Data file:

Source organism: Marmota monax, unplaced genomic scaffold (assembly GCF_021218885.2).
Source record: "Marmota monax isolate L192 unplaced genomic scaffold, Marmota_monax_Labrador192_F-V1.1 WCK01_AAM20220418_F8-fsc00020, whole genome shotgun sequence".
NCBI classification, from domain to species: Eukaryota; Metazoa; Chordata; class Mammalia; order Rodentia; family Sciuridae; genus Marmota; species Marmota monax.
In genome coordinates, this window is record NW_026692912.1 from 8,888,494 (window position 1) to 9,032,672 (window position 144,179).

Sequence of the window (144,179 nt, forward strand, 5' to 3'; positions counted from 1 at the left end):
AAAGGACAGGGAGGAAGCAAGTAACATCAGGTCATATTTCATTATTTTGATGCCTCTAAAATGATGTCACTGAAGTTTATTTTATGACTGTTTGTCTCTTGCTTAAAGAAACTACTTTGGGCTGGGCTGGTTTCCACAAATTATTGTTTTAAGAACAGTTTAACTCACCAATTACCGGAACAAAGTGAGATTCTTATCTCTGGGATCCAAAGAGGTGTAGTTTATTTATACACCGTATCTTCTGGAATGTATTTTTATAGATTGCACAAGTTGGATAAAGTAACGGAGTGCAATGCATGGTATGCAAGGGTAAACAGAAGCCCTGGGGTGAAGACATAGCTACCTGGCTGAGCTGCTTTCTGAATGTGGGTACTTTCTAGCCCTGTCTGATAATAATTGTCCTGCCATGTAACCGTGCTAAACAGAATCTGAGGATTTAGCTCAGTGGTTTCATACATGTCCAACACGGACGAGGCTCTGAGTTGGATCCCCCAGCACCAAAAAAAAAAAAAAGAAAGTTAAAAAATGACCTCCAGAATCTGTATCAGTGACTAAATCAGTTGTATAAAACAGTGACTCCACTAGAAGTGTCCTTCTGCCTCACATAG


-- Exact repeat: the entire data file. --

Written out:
Source organism: Marmota monax, unplaced genomic scaffold (assembly GCF_021218885.2).
Source record: "Marmota monax isolate L192 unplaced genomic scaffold, Marmota_monax_Labrador192_F-V1.1 WCK01_AAM20220418_F8-fsc00020, whole genome shotgun sequence".
NCBI classification, from domain to species: Eukaryota; Metazoa; Chordata; class Mammalia; order Rodentia; family Sciuridae; genus Marmota; species Marmota monax.
In genome coordinates, this window is record NW_026692912.1 from 8,888,494 (window position 1) to 9,032,672 (window position 144,179).

Sequence of the window (144,179 nt, forward strand, 5' to 3'; positions counted from 1 at the left end):
AAAGGACAGGGAGGAAGCAAGTAACATCAGGTCATATTTCATTATTTTGATGCCTCTAAAATGATGTCACTGAAGTTTATTTTATGACTGTTTGTCTCTTGCTTAAAGAAACTACTTTGGGCTGGGCTGGTTTCCACAAATTATTGTTTTAAGAACAGTTTAACTCACCAATTACCGGAACAAAGTGAGATTCTTATCTCTGGGATCCAAAGAGGTGTAGTTTATTTATACACCGTATCTTCTGGAATGTATTTTTATAGATTGCACAAGTTGGATAAAGTAACGGAGTGCAATGCATGGTATGCAAGGGTAAACAGAAGCCCTGGGGTGAAGACATAGCTACCTGGCTGAGCTGCTTTCTGAATGTGGGTACTTTCTAGCCCTGTCTGATAATAATTGTCCTGCCATGTAACCGTGCTAAACAGAATCTGAGGATTTAGCTCAGTGGTTTCATACATGTCCAACACGGACGAGGCTCTGAGTTGGATCCCCCAGCACCAAAAAAAAAAAAAAGAAAGTTAAAAAATGACCTCCAGAATCTGTATCAGTGACTAAATCAGTTGTATAAAACAGTGACTCCACTAGAAGTGTCCTTCTGCCTCACATAG